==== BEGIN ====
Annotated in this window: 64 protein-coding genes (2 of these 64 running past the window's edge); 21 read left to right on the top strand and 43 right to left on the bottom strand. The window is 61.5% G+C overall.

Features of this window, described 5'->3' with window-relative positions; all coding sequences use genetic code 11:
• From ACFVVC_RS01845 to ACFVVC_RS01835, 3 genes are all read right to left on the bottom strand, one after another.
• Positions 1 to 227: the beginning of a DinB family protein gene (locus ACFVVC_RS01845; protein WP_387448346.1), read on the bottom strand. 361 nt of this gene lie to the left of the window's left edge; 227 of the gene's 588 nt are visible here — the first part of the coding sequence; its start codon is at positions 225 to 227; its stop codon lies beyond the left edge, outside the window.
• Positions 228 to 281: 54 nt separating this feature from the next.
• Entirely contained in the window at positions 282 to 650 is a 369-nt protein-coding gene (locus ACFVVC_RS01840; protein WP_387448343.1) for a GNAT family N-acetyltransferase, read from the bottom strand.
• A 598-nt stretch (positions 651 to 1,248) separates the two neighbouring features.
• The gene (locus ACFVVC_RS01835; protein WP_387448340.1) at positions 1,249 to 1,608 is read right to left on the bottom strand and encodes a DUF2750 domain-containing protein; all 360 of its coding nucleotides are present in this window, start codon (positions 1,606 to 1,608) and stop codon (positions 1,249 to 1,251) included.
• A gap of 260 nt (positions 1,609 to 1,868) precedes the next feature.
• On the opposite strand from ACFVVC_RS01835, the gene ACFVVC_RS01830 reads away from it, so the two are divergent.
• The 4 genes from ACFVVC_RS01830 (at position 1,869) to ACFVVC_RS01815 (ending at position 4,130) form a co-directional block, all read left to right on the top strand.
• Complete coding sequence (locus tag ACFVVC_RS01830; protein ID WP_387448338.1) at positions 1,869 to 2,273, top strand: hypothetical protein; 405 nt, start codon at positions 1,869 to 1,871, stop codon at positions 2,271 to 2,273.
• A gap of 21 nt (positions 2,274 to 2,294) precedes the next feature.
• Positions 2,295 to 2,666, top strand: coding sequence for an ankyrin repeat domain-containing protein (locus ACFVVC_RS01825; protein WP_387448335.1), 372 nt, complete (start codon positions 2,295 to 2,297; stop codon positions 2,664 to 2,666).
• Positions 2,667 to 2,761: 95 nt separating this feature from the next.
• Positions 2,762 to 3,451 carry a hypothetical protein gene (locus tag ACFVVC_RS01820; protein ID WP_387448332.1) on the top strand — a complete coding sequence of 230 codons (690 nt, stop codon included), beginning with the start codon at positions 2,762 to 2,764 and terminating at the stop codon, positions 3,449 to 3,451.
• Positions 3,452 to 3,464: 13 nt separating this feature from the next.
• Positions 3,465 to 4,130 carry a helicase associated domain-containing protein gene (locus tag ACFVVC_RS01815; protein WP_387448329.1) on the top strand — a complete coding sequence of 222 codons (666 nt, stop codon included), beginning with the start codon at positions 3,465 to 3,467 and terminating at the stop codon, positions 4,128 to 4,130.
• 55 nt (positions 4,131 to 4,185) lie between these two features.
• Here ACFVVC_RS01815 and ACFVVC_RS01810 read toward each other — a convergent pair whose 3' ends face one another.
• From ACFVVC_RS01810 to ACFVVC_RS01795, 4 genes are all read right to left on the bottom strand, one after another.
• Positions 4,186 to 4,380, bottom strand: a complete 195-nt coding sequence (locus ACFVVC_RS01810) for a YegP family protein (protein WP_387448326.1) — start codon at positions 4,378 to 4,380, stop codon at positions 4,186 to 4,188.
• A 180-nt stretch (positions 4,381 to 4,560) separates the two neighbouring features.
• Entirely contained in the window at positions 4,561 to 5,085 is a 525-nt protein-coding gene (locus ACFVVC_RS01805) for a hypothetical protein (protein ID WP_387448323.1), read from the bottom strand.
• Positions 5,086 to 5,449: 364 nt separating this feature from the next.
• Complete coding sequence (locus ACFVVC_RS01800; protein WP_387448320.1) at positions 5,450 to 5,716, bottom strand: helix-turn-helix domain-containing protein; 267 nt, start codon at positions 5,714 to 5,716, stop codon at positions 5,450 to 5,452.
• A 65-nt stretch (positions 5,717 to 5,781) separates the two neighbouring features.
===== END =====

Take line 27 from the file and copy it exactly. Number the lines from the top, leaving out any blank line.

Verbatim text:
• A 65-nt stretch (positions 5,717 to 5,781) separates the two neighbouring features.